Philippines mulls submarines as China row simmers: Aquino


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A Chinese ship is seen inside the Manila-claimed Mischief Reef, part of the Spratly Islands in the South China Sea A Chinese ship is seen inside the Manila-claimed Mischief Reef, part of the Spratly Islands in the South China Sea


The Philippines may invest in its first-ever submarine fleet to help protect its territory in the disputed South China Sea, President Benigno Aquino said Wednesday.
The impoverished nation, which has never before operated submarines and until now relied largely on US surplus ships, has been ramping up defence spending in response to China's military expansion in the region.
China claims almost all of the South China Sea despite conflicting claims from the Philippines, Vietnam, Malaysia, Taiwan and Brunei.
Aquino said the Philippines could lose control of its entire west coast should China succeed in enforcing its claims.
"We've had to accelerate the modernisation of our armed forces for self-defence needs," he told reporters.
"We are a natural transit point into the Pacific and we are now studying whether or not we do need a submarine force," he said.
Beijing has reclaimed more than 2,900 acres (1,174 hectares) from the South China Sea in less than two years in an intensive island-building campaign, and has deployed surface-to-air missiles on a disputed island there, according to Taipei and Washington.
China's military dwarfs that of the Philippines, despite Aquino's efforts to raise defence spending to record levels and the acquisition of new warships and fighter jets.
This year China's proposed defence spending of 954 billion yuan ($147 billion) is about 59 times that of the Philippines.
The Philippines has turned to its long time ally the United States and former wartime foe Japan to bolster its military hardware.
It has also asked a United Nations-backed arbitration panel to declare China's sea claims illegal, with a ruling expected later this year.
China boycotted the arbitration hearings at The Hague.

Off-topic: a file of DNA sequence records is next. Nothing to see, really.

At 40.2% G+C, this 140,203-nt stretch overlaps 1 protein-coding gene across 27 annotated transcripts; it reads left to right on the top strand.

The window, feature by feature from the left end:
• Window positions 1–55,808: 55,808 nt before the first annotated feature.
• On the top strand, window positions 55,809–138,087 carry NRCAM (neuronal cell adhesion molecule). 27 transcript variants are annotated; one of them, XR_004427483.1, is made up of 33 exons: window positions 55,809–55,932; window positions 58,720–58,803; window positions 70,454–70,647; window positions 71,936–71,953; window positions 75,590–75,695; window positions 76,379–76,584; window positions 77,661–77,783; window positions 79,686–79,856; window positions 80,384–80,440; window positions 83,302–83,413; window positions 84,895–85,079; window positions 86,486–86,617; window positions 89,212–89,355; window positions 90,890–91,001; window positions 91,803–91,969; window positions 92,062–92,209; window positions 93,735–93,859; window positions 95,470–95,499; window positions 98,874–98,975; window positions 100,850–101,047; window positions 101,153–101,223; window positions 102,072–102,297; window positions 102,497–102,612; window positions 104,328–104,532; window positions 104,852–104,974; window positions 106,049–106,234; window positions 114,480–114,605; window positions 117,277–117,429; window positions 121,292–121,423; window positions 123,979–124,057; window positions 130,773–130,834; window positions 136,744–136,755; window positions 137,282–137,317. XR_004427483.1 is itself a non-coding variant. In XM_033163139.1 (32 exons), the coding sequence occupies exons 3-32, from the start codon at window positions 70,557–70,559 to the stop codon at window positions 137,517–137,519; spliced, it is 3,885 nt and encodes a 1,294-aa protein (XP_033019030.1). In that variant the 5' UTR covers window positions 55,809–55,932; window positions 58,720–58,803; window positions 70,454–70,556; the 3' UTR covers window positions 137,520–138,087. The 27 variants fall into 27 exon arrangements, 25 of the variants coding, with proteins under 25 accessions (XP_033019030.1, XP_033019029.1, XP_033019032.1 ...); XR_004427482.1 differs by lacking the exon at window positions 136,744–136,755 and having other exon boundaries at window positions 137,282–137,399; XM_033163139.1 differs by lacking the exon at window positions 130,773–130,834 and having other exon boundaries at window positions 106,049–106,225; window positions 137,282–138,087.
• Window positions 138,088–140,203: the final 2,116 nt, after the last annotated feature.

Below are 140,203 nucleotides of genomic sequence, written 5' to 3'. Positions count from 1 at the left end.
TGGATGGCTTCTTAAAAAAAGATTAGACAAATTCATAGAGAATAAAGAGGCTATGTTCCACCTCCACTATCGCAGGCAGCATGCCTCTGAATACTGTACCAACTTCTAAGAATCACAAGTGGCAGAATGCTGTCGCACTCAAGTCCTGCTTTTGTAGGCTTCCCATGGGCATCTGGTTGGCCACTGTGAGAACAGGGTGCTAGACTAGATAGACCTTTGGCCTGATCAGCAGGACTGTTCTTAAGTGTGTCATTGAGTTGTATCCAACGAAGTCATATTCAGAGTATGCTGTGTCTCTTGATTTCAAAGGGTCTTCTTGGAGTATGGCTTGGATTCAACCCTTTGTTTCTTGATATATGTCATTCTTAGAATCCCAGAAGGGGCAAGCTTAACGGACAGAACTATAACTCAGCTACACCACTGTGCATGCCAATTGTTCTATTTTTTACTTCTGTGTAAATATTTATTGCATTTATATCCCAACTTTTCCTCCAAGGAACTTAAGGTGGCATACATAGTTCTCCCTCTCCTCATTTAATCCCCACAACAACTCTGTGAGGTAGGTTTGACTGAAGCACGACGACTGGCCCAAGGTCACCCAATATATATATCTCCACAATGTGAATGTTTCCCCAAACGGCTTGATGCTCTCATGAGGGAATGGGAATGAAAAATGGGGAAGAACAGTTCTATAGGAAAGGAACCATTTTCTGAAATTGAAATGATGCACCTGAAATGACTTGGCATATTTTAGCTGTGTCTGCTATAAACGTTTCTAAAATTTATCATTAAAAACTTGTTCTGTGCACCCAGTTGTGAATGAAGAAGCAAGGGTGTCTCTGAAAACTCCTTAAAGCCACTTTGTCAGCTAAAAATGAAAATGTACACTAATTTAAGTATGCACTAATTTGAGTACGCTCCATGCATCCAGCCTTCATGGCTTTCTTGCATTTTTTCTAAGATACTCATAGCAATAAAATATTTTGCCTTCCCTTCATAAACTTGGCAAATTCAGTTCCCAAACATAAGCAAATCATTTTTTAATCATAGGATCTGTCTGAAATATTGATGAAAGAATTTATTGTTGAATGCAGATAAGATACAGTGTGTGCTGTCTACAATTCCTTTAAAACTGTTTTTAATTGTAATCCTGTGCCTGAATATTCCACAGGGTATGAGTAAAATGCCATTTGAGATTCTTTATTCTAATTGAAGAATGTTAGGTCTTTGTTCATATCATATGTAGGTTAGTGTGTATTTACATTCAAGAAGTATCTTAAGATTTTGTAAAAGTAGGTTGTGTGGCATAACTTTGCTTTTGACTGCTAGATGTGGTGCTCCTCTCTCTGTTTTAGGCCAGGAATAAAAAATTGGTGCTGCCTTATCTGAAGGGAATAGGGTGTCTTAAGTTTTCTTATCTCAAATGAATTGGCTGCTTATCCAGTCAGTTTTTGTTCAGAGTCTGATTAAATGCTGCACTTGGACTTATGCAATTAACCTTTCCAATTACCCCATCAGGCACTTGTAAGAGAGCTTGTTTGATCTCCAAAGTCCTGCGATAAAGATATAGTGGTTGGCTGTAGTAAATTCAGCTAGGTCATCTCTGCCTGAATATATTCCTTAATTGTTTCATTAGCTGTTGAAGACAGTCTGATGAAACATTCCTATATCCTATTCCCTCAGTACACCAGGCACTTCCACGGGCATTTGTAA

'Be realistic'
However, buying submarines would not solve the disputes as the Philippines could not match China's military might, said Benito Lim, a political science professor at the Ateneo de Manila University.
"Aquino should be realistic. He needs force to counter force," Lim told AFP, adding the Philippines should reopen dialogue with China.
"A submarine will be a very expensive investment, and it may not address the problem in the most reasonable way," he said.
Aquino said the South China Sea dispute concerns every country since it could disrupt trade in shipping lanes through which about a third of the world's oil passes.
"The uncertainty breeds instability. Instability does not promote prosperity," he said.
But while the Philippines is fortifying its defences, Aquino -- who will step down in June when his single six-year term ends -- said that as an impoverished nation the government would prioritise "butter rather than guns".
"We have no illusions of ever trying to match, trying to engage anybody in an arms race or in a military build-up," he said.
In a separate development a defence department official confirmed that the Philippines had sealed an agreement to acquire two anti-submarine helicopters.
The Anglo-Italian AW159 helicopters will be delivered in a little over a year, said defence undersecretary Fernando Manalo, adding they would be the nation's first.
He did not disclose the cost.

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